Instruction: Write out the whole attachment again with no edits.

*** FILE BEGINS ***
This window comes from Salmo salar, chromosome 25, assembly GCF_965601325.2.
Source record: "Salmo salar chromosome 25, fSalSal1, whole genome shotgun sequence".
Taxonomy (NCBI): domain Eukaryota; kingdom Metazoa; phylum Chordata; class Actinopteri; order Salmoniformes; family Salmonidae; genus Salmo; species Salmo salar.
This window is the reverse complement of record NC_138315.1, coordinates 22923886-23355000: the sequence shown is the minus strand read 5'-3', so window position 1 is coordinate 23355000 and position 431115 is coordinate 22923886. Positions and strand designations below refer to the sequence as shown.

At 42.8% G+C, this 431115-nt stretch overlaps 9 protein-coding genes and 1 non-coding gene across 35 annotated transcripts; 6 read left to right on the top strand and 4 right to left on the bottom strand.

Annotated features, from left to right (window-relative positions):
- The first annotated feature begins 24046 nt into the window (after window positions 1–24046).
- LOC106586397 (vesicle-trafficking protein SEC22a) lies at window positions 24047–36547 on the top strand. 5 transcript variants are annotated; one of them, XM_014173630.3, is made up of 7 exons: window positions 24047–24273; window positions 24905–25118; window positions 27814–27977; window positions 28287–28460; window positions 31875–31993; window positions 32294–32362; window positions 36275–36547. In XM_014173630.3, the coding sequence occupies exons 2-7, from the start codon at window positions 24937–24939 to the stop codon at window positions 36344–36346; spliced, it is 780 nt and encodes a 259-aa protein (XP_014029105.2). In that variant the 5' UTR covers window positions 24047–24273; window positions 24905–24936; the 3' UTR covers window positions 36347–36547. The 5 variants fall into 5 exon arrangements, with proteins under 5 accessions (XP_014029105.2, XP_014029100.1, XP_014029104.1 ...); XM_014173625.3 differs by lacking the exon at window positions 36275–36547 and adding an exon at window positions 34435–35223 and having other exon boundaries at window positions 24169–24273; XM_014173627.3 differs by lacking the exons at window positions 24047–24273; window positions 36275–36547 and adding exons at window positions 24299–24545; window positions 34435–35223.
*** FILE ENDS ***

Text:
This window comes from Salmo salar, chromosome 25, assembly GCF_965601325.2.
Source record: "Salmo salar chromosome 25, fSalSal1, whole genome shotgun sequence".
Taxonomy (NCBI): domain Eukaryota; kingdom Metazoa; phylum Chordata; class Actinopteri; order Salmoniformes; family Salmonidae; genus Salmo; species Salmo salar.
This window is the reverse complement of record NC_138315.1, coordinates 22923886-23355000: the sequence shown is the minus strand read 5'-3', so window position 1 is coordinate 23355000 and position 431115 is coordinate 22923886. Positions and strand designations below refer to the sequence as shown.

At 42.8% G+C, this 431115-nt stretch overlaps 9 protein-coding genes and 1 non-coding gene across 35 annotated transcripts; 6 read left to right on the top strand and 4 right to left on the bottom strand.

Annotated features, from left to right (window-relative positions):
- The first annotated feature begins 24046 nt into the window (after window positions 1–24046).
- LOC106586397 (vesicle-trafficking protein SEC22a) lies at window positions 24047–36547 on the top strand. 5 transcript variants are annotated; one of them, XM_014173630.3, is made up of 7 exons: window positions 24047–24273; window positions 24905–25118; window positions 27814–27977; window positions 28287–28460; window positions 31875–31993; window positions 32294–32362; window positions 36275–36547. In XM_014173630.3, the coding sequence occupies exons 2-7, from the start codon at window positions 24937–24939 to the stop codon at window positions 36344–36346; spliced, it is 780 nt and encodes a 259-aa protein (XP_014029105.2). In that variant the 5' UTR covers window positions 24047–24273; window positions 24905–24936; the 3' UTR covers window positions 36347–36547. The 5 variants fall into 5 exon arrangements, with proteins under 5 accessions (XP_014029105.2, XP_014029100.1, XP_014029104.1 ...); XM_014173625.3 differs by lacking the exon at window positions 36275–36547 and adding an exon at window positions 34435–35223 and having other exon boundaries at window positions 24169–24273; XM_014173627.3 differs by lacking the exons at window positions 24047–24273; window positions 36275–36547 and adding exons at window positions 24299–24545; window positions 34435–35223.